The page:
How do soccer balls swerve
Author: Jose-Luis Olivares/MIT
Source: Massachusetts Institute of Technology
Date: June 19, 2014
How do soccer balls swerve, that's a big question. But this is supposed to answer that question. There's a world cup every four years, When famous players from their country. Meet up and challenge each others team to win the ultimate prize the Fifa World Cup Trophy. When there is a penalty kick how do they get that bend on the ball, up and bending around other players. It all starts with the Magnus effect. But before I tell you about that it all starts with the balls.
Every World Cup they change the style of the ball like in Brazuca (2014 ball) the ball has all these funky stitches and different colors. Well let's get started on the stitches. The stitches play a huge part in the curve, the dip, and the shot placement. If the stitches are soft on the top it will be more harder to curve and if you do do it then it will curve the wrong way, and is more predictable for top goalies to save. If it is smooth then it is harder to curve, if it is rugged on the top it is easier too curve like the Azteca it is more rugged on the top.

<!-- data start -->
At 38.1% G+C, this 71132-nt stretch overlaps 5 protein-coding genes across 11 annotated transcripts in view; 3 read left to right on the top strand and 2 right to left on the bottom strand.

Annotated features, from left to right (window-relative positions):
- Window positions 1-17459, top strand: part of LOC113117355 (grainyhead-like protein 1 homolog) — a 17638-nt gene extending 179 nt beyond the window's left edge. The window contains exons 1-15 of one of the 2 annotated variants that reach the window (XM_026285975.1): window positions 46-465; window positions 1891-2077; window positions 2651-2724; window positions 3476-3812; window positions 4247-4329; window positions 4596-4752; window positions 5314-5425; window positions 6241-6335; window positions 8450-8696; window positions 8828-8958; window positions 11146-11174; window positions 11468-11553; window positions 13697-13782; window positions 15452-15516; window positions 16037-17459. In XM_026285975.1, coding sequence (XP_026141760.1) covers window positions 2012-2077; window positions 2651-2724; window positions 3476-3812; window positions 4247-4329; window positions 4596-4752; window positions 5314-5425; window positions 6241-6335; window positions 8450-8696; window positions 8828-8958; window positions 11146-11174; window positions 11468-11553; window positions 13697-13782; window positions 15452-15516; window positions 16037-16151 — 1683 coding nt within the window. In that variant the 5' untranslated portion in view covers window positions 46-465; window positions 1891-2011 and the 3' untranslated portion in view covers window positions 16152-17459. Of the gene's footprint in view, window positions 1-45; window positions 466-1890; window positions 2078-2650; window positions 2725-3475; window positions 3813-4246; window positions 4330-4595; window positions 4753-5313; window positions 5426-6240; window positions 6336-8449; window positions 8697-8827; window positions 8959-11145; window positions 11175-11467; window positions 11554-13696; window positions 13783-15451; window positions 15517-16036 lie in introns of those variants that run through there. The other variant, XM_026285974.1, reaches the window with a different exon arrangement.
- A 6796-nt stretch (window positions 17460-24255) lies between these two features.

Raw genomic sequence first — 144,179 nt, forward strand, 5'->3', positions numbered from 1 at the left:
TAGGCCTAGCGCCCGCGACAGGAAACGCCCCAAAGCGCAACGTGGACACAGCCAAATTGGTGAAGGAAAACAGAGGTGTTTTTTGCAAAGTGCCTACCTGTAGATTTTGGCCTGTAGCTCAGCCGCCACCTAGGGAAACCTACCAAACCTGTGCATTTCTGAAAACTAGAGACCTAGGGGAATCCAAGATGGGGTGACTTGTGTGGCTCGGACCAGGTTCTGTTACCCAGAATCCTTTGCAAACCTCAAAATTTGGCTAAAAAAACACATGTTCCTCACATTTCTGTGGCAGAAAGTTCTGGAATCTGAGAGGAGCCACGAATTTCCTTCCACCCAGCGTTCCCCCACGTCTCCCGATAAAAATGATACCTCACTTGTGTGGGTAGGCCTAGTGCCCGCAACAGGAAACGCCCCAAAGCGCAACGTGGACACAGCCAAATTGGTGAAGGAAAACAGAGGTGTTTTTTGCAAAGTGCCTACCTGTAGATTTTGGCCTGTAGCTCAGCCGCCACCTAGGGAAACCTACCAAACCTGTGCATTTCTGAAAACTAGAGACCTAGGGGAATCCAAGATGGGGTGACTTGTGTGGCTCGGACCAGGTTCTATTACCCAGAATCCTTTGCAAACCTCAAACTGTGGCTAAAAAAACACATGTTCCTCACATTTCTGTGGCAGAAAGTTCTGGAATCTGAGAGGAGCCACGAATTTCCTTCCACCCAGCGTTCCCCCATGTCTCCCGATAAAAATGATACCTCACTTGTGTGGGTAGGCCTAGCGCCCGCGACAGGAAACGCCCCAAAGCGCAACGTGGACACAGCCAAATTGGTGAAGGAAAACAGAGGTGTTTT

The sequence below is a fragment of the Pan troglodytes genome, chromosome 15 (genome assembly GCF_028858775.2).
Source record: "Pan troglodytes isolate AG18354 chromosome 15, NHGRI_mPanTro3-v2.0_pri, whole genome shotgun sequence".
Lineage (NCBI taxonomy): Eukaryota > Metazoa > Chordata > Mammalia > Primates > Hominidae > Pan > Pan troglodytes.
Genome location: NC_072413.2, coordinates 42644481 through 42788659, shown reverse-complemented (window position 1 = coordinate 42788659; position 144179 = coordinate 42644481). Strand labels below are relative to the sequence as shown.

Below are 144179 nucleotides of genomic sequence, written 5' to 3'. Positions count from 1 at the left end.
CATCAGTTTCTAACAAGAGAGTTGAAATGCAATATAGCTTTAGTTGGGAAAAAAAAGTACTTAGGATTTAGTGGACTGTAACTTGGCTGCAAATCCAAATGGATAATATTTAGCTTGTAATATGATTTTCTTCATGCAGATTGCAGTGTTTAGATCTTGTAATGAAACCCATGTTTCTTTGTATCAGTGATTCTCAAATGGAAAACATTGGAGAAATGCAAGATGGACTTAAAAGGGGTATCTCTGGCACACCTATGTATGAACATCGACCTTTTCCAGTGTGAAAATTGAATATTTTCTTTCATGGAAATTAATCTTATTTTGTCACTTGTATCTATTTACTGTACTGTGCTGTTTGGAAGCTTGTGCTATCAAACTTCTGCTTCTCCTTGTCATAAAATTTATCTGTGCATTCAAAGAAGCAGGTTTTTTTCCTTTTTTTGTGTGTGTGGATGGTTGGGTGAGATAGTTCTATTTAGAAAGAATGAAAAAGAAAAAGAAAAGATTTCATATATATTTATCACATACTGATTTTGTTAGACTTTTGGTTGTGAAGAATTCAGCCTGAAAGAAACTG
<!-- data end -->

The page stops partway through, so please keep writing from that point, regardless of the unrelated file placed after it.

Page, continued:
Now too the “Magnus effect” Isaac Newton found this out when a tennis ball hit a racket the ball had topspin. It's like a curve ball it depends on the side spin and the backspin and how hard you grip it, and the way you throw it. Like a soccer ball if you are a lefty then you hit the outside of the ball it will spin left to right the way that happens is when you kick it you would think it goes left and stay left but it all depends on the side spin. When you hit the ball it will go left to right and stay that way because the way it's spinning. It will spin counter clockwise if you are a lefty, and it will spin clockwise if you are a righty. So when it's doing that their is a drag force that gives it backspin or front spin. At the end there's one goal and if you get this correct then you will get a goal.